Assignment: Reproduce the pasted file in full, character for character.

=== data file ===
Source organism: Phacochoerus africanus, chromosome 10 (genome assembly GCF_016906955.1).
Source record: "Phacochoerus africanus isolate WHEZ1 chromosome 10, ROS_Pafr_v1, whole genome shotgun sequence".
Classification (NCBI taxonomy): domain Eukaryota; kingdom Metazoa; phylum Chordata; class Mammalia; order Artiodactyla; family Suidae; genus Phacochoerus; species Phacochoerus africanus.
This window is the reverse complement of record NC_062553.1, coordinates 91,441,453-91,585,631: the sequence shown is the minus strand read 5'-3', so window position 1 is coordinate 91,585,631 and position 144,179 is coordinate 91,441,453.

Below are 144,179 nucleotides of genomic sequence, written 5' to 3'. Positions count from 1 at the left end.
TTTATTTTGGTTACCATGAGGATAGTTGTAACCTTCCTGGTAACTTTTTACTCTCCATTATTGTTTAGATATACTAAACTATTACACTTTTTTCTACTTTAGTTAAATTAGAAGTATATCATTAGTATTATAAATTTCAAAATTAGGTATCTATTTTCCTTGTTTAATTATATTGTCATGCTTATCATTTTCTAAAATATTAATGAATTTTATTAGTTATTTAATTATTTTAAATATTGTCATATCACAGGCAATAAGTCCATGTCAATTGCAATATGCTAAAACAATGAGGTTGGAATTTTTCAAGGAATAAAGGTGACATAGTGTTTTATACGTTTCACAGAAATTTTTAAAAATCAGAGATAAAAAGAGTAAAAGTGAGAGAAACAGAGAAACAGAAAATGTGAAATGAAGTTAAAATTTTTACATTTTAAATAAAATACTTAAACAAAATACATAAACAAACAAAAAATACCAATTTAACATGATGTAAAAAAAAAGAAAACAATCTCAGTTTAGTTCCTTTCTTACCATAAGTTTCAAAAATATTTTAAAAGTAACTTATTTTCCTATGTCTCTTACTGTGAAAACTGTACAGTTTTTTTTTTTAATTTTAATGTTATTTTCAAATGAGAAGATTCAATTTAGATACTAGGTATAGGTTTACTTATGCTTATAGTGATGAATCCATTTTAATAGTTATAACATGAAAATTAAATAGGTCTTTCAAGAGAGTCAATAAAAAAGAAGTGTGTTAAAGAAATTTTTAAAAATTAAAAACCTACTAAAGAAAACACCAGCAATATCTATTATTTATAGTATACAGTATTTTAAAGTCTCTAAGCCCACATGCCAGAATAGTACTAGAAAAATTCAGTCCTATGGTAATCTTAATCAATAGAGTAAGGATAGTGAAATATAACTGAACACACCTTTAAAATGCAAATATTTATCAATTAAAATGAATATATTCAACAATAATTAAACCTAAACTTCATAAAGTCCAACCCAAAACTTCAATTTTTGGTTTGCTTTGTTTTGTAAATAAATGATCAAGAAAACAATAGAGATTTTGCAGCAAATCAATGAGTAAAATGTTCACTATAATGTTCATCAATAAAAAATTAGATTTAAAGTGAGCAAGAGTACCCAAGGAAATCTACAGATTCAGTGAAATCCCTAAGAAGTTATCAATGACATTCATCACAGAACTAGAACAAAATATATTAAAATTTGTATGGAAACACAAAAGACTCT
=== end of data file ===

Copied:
Source organism: Phacochoerus africanus, chromosome 10 (genome assembly GCF_016906955.1).
Source record: "Phacochoerus africanus isolate WHEZ1 chromosome 10, ROS_Pafr_v1, whole genome shotgun sequence".
Classification (NCBI taxonomy): domain Eukaryota; kingdom Metazoa; phylum Chordata; class Mammalia; order Artiodactyla; family Suidae; genus Phacochoerus; species Phacochoerus africanus.
This window is the reverse complement of record NC_062553.1, coordinates 91,441,453-91,585,631: the sequence shown is the minus strand read 5'-3', so window position 1 is coordinate 91,585,631 and position 144,179 is coordinate 91,441,453.

Below are 144,179 nucleotides of genomic sequence, written 5' to 3'. Positions count from 1 at the left end.
TTTATTTTGGTTACCATGAGGATAGTTGTAACCTTCCTGGTAACTTTTTACTCTCCATTATTGTTTAGATATACTAAACTATTACACTTTTTTCTACTTTAGTTAAATTAGAAGTATATCATTAGTATTATAAATTTCAAAATTAGGTATCTATTTTCCTTGTTTAATTATATTGTCATGCTTATCATTTTCTAAAATATTAATGAATTTTATTAGTTATTTAATTATTTTAAATATTGTCATATCACAGGCAATAAGTCCATGTCAATTGCAATATGCTAAAACAATGAGGTTGGAATTTTTCAAGGAATAAAGGTGACATAGTGTTTTATACGTTTCACAGAAATTTTTAAAAATCAGAGATAAAAAGAGTAAAAGTGAGAGAAACAGAGAAACAGAAAATGTGAAATGAAGTTAAAATTTTTACATTTTAAATAAAATACTTAAACAAAATACATAAACAAACAAAAAATACCAATTTAACATGATGTAAAAAAAAAGAAAACAATCTCAGTTTAGTTCCTTTCTTACCATAAGTTTCAAAAATATTTTAAAAGTAACTTATTTTCCTATGTCTCTTACTGTGAAAACTGTACAGTTTTTTTTTTTAATTTTAATGTTATTTTCAAATGAGAAGATTCAATTTAGATACTAGGTATAGGTTTACTTATGCTTATAGTGATGAATCCATTTTAATAGTTATAACATGAAAATTAAATAGGTCTTTCAAGAGAGTCAATAAAAAAGAAGTGTGTTAAAGAAATTTTTAAAAATTAAAAACCTACTAAAGAAAACACCAGCAATATCTATTATTTATAGTATACAGTATTTTAAAGTCTCTAAGCCCACATGCCAGAATAGTACTAGAAAAATTCAGTCCTATGGTAATCTTAATCAATAGAGTAAGGATAGTGAAATATAACTGAACACACCTTTAAAATGCAAATATTTATCAATTAAAATGAATATATTCAACAATAATTAAACCTAAACTTCATAAAGTCCAACCCAAAACTTCAATTTTTGGTTTGCTTTGTTTTGTAAATAAATGATCAAGAAAACAATAGAGATTTTGCAGCAAATCAATGAGTAAAATGTTCACTATAATGTTCATCAATAAAAAATTAGATTTAAAGTGAGCAAGAGTACCCAAGGAAATCTACAGATTCAGTGAAATCCCTAAGAAGTTATCAATGACATTCATCACAGAACTAGAACAAAATATATTAAAATTTGTATGGAAACACAAAAGACTCT